Greyhound is a brisk and engrossing war epic, a fascinating game of cat and mouse, that highlights the importance of strategy, leadership, and trust, in not only yourself, but in those you surround yourself with.
There are a lot of World War II centric films, and understandably so. It was a conflict that engulfed the planet and the battles won and lost shaped the world we currently live in. You may not get the character arcs and raw emotion of brothers in arms on the battlefield like you do in other war movies, but Greyhound does an exceptional job at displaying how precise war can be. One wrong sonar reading, one misplaced artillery shot could lead to the decimation of your entire unit.
A Movie about Leaders and Decisiveness
I loved the fluidity of the battles in Greyhound. Everything from the relay of information to command to maneuvering the destroyer for the most effective shot on U-boat lurking beneath the deep – each calculation and decision needed extreme precision. A war film entirely on the high seas was also a fresh change of pace from what we usually get produced from this era in history.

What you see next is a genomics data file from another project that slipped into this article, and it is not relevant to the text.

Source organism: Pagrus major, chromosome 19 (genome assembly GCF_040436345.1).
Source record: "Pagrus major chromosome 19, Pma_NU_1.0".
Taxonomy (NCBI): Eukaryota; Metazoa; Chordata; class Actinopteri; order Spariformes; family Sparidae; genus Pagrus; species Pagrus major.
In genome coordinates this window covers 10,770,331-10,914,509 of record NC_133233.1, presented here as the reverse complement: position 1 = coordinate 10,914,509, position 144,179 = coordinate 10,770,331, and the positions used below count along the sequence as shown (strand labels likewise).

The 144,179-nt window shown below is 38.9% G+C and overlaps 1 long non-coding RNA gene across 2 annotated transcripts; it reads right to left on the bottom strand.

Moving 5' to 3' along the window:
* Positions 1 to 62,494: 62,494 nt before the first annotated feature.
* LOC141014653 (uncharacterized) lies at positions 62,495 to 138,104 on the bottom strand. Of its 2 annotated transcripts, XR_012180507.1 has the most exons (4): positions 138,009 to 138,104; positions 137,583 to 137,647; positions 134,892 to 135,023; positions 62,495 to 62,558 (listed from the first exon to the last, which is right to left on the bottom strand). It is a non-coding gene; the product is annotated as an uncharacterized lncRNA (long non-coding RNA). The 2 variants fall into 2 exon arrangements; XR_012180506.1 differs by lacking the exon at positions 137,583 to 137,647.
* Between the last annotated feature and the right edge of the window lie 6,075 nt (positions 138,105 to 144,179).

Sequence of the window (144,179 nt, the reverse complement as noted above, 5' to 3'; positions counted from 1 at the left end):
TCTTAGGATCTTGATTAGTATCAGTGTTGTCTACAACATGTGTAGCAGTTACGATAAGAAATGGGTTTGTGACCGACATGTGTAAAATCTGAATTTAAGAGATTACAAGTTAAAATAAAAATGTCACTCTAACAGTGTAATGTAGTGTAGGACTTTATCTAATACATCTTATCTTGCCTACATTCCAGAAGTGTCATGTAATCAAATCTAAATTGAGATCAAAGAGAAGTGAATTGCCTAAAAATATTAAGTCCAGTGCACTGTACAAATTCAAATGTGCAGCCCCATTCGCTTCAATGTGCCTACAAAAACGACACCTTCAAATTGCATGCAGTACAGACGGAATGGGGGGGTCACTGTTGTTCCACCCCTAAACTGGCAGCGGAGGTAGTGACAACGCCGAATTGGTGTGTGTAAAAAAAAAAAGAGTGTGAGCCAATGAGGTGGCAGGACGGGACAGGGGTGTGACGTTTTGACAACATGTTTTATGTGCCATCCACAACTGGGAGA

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While we don’t spend too much time focusing on our characters, it is clear that Hanks’ Cmdr. Krause is a man of faith who holds all the men that serve under him in great esteem. All the way down to the messmates onboard. The movie makes a point to show the way his crew address him, and the camera often holds on their gaze as they await his orders. Their eyes tell stories of respect, admiration, and trust in their commander. Krause is a man who will do what must be done to preserve the life of every man onboard – and the movie doesn’t dawdle its 90-minute runtime to get that point across.
At times the effects are a tad suspect, but the real time progression of the battles make up for the lapses in CG. Greyhound benefits from a smaller scaled story and with Tom Hanks at the helm, this movie is smooth seas for war film aficionados, and is a very pleasant surprise.
“U.S. Navy Cmdr. Ernest Krause (Tom Hanks) is assigned to lead an Allied convoy across the Atlantic during World War II. His convoy, however, is pursued by German U-boats. Although this is Krause’s first wartime mission, he finds himself embroiled in what would come to be known as the longest, largest and most complex naval battle in history: The Battle of the Atlantic.”
Did you check out Greyhound over the weekend? What did you think? Comment your opinions below